The landlord of a Philadelphia office tower will pay $6 million to settle a suit claiming that negligent security allowed a man to sneak into the building and sexually assault a paralegal at a small law firm working upstairs, according to the plaintiff's attorneys.

  • 5th Circ. Nixes Catholic Abuse Claimants' Ch. 11 Appeal

    Sex abuse claimants removed from a Catholic archdiocese's bankruptcy unsecured creditors committee don't have grounds for an appeal because they couldn't show the removal was a sanction on them that cost the claimants anything, the Fifth Circuit said.

  • Gunster Data Breach Affected 9K Clients' Data, Suit Says

    A former client of Gunster Yoakley & Stewart PA has filed a proposed class action in Florida federal court, alleging the law firm's weak cybersecurity systems allowed outsiders to access clients' personal and sensitive health information and that the firm waited over a year to inform those affected.

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    Venable Opens Colo. Office With 8 Sherman & Howard Attys

    Venable LLP is growing its presence by opening its first office in Colorado, with eight commercial and employment attorneys from Sherman & Howard LLP opening its Denver location, which will be headed by partner-in-charge James "Jim" Sawtelle, the firm announced Tuesday.

  • Ga. DA Asks Justices To Dismiss Open Records Suit

    A Georgia district attorney on Tuesday urged the Supreme Court of Georgia to overturn a trial court's denial of her motion to dismiss a lawsuit accusing her of illegally withholding records and destroying others in an effort to avoid disclosure, arguing district attorneys are exempt from Georgia's Open Records Act.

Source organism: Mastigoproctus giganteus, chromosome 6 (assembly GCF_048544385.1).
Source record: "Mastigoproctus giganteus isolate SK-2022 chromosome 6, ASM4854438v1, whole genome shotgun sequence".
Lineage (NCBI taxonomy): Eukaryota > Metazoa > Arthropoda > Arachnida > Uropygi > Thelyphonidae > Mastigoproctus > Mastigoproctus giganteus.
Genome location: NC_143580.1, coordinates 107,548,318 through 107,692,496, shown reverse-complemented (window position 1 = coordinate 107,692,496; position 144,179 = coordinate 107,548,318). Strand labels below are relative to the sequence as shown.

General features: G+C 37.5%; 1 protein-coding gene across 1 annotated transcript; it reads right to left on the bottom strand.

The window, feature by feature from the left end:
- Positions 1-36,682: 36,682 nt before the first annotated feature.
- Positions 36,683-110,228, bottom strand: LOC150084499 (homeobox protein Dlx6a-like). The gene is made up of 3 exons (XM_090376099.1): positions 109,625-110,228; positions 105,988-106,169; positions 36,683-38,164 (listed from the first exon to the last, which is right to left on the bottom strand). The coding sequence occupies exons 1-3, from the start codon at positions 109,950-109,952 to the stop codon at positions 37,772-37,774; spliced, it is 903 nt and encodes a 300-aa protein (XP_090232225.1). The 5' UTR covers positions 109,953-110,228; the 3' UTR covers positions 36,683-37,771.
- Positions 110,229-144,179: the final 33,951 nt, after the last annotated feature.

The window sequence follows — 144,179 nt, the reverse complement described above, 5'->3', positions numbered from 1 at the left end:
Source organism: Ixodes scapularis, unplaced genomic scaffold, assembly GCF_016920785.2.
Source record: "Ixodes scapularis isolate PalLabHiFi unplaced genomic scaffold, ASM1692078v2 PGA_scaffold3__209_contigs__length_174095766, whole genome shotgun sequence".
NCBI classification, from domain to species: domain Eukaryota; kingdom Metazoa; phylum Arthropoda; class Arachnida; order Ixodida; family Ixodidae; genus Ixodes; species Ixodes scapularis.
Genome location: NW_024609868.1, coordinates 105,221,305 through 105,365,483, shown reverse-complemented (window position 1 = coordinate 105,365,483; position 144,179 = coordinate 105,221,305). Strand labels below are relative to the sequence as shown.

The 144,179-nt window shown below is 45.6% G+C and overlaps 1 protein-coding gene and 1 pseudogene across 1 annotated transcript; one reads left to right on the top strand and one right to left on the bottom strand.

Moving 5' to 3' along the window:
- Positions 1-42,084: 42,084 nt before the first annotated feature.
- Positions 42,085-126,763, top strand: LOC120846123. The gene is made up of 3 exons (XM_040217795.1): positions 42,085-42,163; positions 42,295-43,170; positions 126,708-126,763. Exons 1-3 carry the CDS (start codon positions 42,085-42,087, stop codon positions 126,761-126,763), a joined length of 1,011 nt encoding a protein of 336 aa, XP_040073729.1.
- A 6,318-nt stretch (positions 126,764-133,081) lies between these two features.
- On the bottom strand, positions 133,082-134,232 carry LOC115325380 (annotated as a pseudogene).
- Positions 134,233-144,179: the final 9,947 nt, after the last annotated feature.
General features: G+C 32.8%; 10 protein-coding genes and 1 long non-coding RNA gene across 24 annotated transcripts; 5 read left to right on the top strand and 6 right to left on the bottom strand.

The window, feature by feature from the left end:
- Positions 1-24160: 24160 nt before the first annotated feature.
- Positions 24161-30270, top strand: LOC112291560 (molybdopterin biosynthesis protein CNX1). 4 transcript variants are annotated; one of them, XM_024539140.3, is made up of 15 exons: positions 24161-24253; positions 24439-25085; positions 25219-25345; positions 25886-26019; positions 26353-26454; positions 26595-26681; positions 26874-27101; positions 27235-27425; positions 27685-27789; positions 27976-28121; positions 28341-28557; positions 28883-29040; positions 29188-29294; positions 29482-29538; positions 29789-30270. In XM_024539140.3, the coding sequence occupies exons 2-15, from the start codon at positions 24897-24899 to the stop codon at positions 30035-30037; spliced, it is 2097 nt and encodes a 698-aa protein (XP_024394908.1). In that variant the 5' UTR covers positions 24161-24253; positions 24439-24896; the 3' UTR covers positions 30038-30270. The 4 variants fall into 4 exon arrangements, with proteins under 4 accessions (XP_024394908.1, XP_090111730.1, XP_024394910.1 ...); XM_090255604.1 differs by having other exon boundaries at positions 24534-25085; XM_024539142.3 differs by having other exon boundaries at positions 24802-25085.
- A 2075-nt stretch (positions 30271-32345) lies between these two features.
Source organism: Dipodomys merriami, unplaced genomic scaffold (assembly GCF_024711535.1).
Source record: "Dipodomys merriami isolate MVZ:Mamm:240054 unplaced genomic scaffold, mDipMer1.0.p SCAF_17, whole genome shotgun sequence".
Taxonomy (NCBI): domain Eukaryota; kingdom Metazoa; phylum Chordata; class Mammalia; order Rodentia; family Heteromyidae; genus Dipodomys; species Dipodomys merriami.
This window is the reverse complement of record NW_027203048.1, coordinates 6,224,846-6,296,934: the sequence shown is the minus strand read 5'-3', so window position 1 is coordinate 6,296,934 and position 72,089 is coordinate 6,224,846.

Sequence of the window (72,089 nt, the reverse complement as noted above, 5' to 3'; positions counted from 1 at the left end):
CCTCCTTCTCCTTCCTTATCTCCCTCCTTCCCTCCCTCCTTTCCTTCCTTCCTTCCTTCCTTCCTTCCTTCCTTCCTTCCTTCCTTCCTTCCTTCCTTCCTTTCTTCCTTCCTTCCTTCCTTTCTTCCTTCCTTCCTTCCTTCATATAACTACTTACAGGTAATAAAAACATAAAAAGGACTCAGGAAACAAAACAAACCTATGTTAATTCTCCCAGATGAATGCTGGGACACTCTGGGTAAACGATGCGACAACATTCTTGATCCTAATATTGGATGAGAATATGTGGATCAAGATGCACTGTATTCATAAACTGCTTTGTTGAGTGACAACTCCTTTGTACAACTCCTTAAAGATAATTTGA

• Bedsheet Buyer Attys Clinch $3.5M Fee For Macy's Deal

    Lawyers representing a class of consumers that accused Macy's of lying about the thread count of its sheets will get $3.5 million as part of a $10.5 million settlement with the retailer, an Ohio federal judge ruled, but gave the lead plaintiffs a pittance, saying they did not work hard enough to get more.

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    Political Giants To Loom Over Sen. Menendez Trial

    A bipartisan bunch of political powerhouses may testify or be mentioned in the corruption trial of U.S. Sen. Robert Menendez, according to the list a New York federal judge read Tuesday to weed out potential jurors who may have relationships with the public figures.

  • Crystallex Special Master Fires Back Against Effort To DQ Him

    The special master appointed to oversee the auction of Citgo's parent company to satisfy billions of dollars worth of Venezuelan debt bristled at the country's allegations that he improperly pressured the U.S. to change its sanctions policy to permit the sale to go through.

  • Amazon Owes Atty Fees Plus $525M IP Bill, Cloud Co. Says